Developing and drafting discovery before filing suit
The lawyer typed while the expert rattled off a laundry list of “like-to-haves” in the case. The lawyer had reached out to the expert shortly after undertaking representation. The goal was to develop a discovery plan well before filing suit. The lawyer would then be able to get the information the expert needed, hopefully setting the case up for resolution or a successful verdict.
Ready, fire, aim!
Many lawyers file a Complaint, wait for the Answer (which usually arrives with a slew of defense discovery), and then they draft and send out discovery. They attempt to fit this into an already challenging schedule. In that situation, other priorities frequently arise. It becomes easy to push that drafting and serving out one more day. A day or two won’t make a difference, right? The discovery eventually gets sent out a few weeks, or sometimes a few months, later.
Sound familiar? A few deadline calendaring modifications can make all the difference in the approach. When taking a new case, make an initial assessment. Will there be any attempts at pre-litigation resolution? If so, how much time will that take? How much time will be needed to investigate the incident and prepare for litigation? Using these two considerations, select a due date for filing the Complaint. Perhaps that deadline will be three months out to allow one to investigate, plan, and obtain medical records in advance of filing.
Once the internal Complaint filing date is determined, have a standardized due date list that an administrative assistant can use to work backward from that date. Draft Complaint due 15 days before filing. Draft discovery due 30 days before filing. Sunshine Act requests, if appropriate, sent out 60 days before filing. Discovery plan completed 60 days before filing. Retain and consult experts needed to develop a discovery plan 75 days before filing. Strategic brainstorm conference (more on this later) 80 days before filing. Baking these deadlines into every new case will give one the initiative against the defense instead of living in reaction. The messaging is also important: We’re here, we’re prepared, and we’ll be driving this case toward verdict or settlement on our terms. With the deadlines now calendared, how does one plan to plan?
Strategic brainstorm conference
Consider scheduling a strategic brainstorm conference shortly after taking a case. The goal here is to bring together creative minds to figure out how to drive the case forward and what one needs to succeed. The invitees can be team members, other lawyers in the office, or colleagues. If it is in person, use a white board. If it is a video conference, share the screen so a note taker can write down all the suggested ideas and people can see them. Topics to consider include what documents will be needed, what experts, what person most knowledgeable categories, what witnesses, whether any of the material can be obtained via Sunshine Act, if an early focus group is useful, and so forth.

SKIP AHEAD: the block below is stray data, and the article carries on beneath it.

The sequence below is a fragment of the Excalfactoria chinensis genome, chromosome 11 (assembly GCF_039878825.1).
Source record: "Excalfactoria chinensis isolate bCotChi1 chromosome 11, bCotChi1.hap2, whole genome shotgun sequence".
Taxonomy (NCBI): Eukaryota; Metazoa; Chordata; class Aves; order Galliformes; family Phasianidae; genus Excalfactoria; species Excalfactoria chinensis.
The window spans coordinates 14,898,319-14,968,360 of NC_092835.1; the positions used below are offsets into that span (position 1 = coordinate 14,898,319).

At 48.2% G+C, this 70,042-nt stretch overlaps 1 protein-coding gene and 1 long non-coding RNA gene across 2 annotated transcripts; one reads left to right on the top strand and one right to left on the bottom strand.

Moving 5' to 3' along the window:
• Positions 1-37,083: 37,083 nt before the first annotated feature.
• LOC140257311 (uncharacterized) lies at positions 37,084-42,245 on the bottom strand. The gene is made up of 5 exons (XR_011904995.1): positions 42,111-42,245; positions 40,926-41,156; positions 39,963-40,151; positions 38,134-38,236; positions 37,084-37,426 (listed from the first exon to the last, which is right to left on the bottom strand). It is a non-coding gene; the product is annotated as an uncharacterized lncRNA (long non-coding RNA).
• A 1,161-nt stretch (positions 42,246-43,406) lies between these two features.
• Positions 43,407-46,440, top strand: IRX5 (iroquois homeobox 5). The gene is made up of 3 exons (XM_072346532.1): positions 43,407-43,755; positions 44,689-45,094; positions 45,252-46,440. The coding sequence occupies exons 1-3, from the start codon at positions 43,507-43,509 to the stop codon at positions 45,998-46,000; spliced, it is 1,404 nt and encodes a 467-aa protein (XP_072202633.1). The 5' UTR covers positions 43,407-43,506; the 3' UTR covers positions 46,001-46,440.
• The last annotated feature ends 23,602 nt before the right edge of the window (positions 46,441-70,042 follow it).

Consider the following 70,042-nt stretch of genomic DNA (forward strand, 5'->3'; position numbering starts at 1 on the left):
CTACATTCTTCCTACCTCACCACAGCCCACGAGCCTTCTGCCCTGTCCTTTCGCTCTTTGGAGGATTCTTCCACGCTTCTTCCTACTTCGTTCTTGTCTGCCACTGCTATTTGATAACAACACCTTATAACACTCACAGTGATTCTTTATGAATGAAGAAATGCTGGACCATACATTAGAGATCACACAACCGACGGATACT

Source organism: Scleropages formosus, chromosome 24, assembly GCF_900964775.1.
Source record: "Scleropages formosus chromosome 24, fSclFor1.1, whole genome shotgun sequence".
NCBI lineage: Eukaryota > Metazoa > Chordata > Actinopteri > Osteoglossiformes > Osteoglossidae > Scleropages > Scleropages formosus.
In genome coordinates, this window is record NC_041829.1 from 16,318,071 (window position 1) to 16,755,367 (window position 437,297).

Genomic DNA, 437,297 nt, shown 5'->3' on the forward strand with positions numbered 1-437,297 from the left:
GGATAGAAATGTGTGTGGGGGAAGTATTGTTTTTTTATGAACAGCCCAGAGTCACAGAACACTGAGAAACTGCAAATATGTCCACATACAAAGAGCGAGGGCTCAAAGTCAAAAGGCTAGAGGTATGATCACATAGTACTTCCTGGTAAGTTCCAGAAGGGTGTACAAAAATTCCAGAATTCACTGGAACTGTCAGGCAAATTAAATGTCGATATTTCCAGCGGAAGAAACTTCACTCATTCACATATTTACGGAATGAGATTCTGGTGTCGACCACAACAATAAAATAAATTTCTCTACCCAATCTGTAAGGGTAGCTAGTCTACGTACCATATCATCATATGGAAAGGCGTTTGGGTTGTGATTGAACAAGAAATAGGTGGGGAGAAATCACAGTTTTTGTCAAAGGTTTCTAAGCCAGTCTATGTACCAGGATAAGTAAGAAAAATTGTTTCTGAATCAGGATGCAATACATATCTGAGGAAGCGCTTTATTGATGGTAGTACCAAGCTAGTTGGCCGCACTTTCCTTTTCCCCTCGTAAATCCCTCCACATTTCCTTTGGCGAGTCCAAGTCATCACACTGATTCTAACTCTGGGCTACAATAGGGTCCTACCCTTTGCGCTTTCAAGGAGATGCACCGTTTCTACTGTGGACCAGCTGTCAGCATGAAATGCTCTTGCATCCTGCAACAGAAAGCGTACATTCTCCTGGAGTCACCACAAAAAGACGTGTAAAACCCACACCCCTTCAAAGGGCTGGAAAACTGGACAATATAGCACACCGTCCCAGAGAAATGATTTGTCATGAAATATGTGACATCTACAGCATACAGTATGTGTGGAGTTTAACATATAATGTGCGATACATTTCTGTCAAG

At the session’s conclusion, everyone should know who is responsible for day-to-day case prosecution. That prosecutor is then responsible for turning the brainstorm notes into a draft discovery plan. The draft discovery plan then gets circulated to those within the firm who attended the session for any final feedback.
Experts, the Sunshine Act, and drafting discovery
One cannot know what materials an expert will need before retaining and talking to the expert. Immediately after the strategic brainstorm conference, retain the expert(s) and set calls with any experts deemed necessary. Have a similar brainstorm session with the experts about what they need. Then add their wish lists into the discovery plan.
Next comes Sunshine Act requests. Sometimes these can be done simultaneously to expert retention, other times one will need specific expert input first. For example, one knows an accident reconstructionist will want traffic light timing cards, intersection striping diagrams, and as-builts from the traffic engineering department for a disputed liability intersection crash. An expert may have other suggestions for what may be publicly available, for example a roadwork bid contract.
Draft and refine
Finally, draft the discovery and the Complaint. There can be a temptation to get the discovery 90% of the way there. Resist the temptation and make sure all that needs to happen is for it to be dated and inked before it gets served. That way it simply goes out on the first possible date it can get served. Eliminating friction within the system reduces the little delays that over the course of a case can accumulate into big ones.
Back to our lawyer and expert. The lawyer finished up the call, added the notes into the discovery plan, and circulated it to the team. The plan was coming together, and the lawyer looked forward to the litigation ahead.
Miles B. Cooper is a partner at Emison Cooper & Cooper LLP. He represents people with personal injury and wrongful death cases. In addition to litigating his own cases, he associates in as trial counsel and consults on trial matters. He has served as lead counsel, co-counsel, second seat, and schlepper over his career, and is a member of the American Board of Trial Advocates. Cooper’s interests beyond litigation include trial presentation technologies and bicycling (although not at the same time). This column celebrates ten years of his delivering Back Story content every month (but one) and is his 120th column.
2021 by the author.
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